Robot 1: “Little Jimmy” based on PICAXE-18M2


Robot 1: “Little Jimmy” based on PICAXE-18M2

I wanted to build this little robot to give me a fun and flexible platform for learning more about programming, RC (radio-control), drive trains (the mechanics that make it go) and the newest PICAXE processor, the 18M2. Under a modest budget, I sought to salvage materials and build as much as I could rather than purchase a kit. Since I live in an apartment, my available tools were also limited to some basic hand tools: drill, hacksaw, files, etc. This will be a remote-controlled tele-presence once I purchase a wireless video camera from E-Bay and mount it on the pan and tilt servo: otherwise, the robot is complete. ‘Little Jimmy’ has entertained my wife and neighbors with his nimble agility. Most of all, this project taught me a lot and earned a sense of genuine pride and accomplishment. Though the robot is RC controlled, it can just as easily become fully autonomous by reprogramming its PIC ‘brain’.

Some basic specs:

1 Size 10x10x9.5 inches
2 Weight 9.5 lbs (half the weight is in the battery, you could use a smaller one)
3 Weight Class Hobby Weight <=12lbs
4 Speed 0.45 MPH
5 Speed 0.67 FPS
6 Wheel Rotation 53 RPM
7 Battery Dimensions 4×3.5×2.75 inches
8 Battery Weight 4.5 lbs
9 Battery Gel Cell 12 V, 5Ah
10 RC System 2.4 Ghz
11 Current Draw F or R 0.5 A
12 Current Draw rotate 1.2 A
13 Estimated run time 6 h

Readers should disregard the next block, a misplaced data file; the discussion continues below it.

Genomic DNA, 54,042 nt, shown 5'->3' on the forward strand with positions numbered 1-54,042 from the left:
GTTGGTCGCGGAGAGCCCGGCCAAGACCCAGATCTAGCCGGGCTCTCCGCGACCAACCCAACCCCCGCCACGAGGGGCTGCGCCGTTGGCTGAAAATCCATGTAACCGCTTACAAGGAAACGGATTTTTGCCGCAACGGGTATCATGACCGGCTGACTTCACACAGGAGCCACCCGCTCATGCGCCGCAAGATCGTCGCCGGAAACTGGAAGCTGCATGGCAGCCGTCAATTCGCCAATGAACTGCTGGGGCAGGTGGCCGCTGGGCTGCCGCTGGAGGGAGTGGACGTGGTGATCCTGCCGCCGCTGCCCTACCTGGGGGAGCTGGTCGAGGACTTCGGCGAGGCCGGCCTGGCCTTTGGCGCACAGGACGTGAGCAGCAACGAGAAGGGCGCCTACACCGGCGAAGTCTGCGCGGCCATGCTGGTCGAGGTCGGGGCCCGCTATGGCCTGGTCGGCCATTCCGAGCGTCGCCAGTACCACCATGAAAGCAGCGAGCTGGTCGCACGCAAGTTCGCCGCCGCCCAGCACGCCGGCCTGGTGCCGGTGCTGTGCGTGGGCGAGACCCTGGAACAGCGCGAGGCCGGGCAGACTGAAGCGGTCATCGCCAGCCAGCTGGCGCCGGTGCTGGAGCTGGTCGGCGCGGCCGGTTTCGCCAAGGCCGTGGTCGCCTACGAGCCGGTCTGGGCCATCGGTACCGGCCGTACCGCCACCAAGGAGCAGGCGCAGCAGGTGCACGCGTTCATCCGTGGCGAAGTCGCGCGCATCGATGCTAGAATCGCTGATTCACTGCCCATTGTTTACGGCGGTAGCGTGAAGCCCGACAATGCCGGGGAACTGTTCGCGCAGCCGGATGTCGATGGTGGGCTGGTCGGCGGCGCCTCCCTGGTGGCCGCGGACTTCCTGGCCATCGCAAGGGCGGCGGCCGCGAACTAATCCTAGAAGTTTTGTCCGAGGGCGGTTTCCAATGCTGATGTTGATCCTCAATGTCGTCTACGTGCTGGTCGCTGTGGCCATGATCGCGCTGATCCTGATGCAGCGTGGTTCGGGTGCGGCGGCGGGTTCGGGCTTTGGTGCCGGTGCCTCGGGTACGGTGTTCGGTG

Attach Motors to Wheels

I lucked out in obtaining 4 surplus gear-head motors that rotate at about 53RPM at 12V, 120mA each at no cost; you would expect to pay $15-$25 a piece for equivalent units. These have a 1/4″ D-shaft.

Attaching wheels to motors is not as trivial as you might think. The key piece of hardware is called a wheel hub adapter, and I found a good selection at ServoCity [Link] . They also manufactured ABS wheels and motor mounts I used. (Parts list is at the end of this article).
The wheel hub adapter attaches to the motor shaft via a set screw, and the wheel is secured to the hub with 4 socket-head cap screws.

Motor Mount to Aluminum Frame

From the ‘Big-Box’ Builder Supply I purchased aluminum angle 1″X1″x48″. It is inexpensive, light-weight and easy to drill. The aluminum frame will add strength to the press-board panels  used for the robot as well as provide a means of securing the shaft-end of the motors in place. First, I drilled a hold slightly larger than the motor shaft (@5/16″), then I made a paper template of the 3 motor mounting holes using rice paper from some Chinese Take-out I was eating. A nail set and a hammer banged little dings to make the locations for the 3 holes for each motor, which were then drilled out for the tiny metric screws (2mm) needed. Getting those holes right was the hardest part of the job (it would have been easier with a drill press). For the holes that I did not get quite right, I simply had to drill them out a little more.

Robot Undercarriage

With the 4 motors duly mounted on 2 aluminum rails, both assemblies were bolted to an 8″x10″ piece of press board (1/8″ thick).

Robot Undercarriage

Battery Box

Using 1/2″ thick craft wood I built a frame around a salvaged gel cell battery I had. The frame was extended to also support the top panel and to provide mounting surface for circuit boards to be added later.

Battery Box on Base

Using wood glue and wood screws, the battery box is mounted to the robot’s base.

 Installing Circuitry

A matching top panel is glued and screwed to the top of the battery box, and the battery hole is routed out so it is open. Then the first circuitry to be installed is the gel cell charging circuit, which I got off the Web [Link ] . I also added a piece of 1/2″ square trim to the rear, and drilled out 2 1/4″ holes for LEDs to signify when the robot is going in reverse. 1/2″ holes were also made through the extended parts of the battery box to run various cables.


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